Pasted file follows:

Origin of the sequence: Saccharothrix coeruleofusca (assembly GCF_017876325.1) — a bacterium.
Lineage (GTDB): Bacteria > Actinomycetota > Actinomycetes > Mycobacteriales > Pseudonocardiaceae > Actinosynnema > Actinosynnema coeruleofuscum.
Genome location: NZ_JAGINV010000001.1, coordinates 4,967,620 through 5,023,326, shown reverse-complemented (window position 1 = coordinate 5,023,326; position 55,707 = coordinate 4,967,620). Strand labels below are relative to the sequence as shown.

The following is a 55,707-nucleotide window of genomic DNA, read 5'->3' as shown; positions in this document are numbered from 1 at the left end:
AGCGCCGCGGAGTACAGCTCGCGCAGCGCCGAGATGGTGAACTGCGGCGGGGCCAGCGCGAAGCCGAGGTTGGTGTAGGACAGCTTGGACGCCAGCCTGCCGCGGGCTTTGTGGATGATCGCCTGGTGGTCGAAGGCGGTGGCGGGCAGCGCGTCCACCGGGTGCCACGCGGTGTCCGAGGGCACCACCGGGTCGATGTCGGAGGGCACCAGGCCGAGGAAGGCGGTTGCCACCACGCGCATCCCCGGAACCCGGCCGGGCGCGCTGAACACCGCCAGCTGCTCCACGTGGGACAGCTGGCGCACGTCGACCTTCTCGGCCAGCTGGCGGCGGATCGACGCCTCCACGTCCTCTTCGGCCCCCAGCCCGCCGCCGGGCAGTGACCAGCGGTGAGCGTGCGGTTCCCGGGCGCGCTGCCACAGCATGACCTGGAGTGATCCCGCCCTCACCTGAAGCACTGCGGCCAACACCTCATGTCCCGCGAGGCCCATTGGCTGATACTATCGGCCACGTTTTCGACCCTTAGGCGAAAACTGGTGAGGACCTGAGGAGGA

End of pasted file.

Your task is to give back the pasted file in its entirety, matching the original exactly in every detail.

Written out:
Origin of the sequence: Saccharothrix coeruleofusca (assembly GCF_017876325.1) — a bacterium.
Lineage (GTDB): Bacteria > Actinomycetota > Actinomycetes > Mycobacteriales > Pseudonocardiaceae > Actinosynnema > Actinosynnema coeruleofuscum.
Genome location: NZ_JAGINV010000001.1, coordinates 4,967,620 through 5,023,326, shown reverse-complemented (window position 1 = coordinate 5,023,326; position 55,707 = coordinate 4,967,620). Strand labels below are relative to the sequence as shown.

The following is a 55,707-nucleotide window of genomic DNA, read 5'->3' as shown; positions in this document are numbered from 1 at the left end:
AGCGCCGCGGAGTACAGCTCGCGCAGCGCCGAGATGGTGAACTGCGGCGGGGCCAGCGCGAAGCCGAGGTTGGTGTAGGACAGCTTGGACGCCAGCCTGCCGCGGGCTTTGTGGATGATCGCCTGGTGGTCGAAGGCGGTGGCGGGCAGCGCGTCCACCGGGTGCCACGCGGTGTCCGAGGGCACCACCGGGTCGATGTCGGAGGGCACCAGGCCGAGGAAGGCGGTTGCCACCACGCGCATCCCCGGAACCCGGCCGGGCGCGCTGAACACCGCCAGCTGCTCCACGTGGGACAGCTGGCGCACGTCGACCTTCTCGGCCAGCTGGCGGCGGATCGACGCCTCCACGTCCTCTTCGGCCCCCAGCCCGCCGCCGGGCAGTGACCAGCGGTGAGCGTGCGGTTCCCGGGCGCGCTGCCACAGCATGACCTGGAGTGATCCCGCCCTCACCTGAAGCACTGCGGCCAACACCTCATGTCCCGCGAGGCCCATTGGCTGATACTATCGGCCACGTTTTCGACCCTTAGGCGAAAACTGGTGAGGACCTGAGGAGGA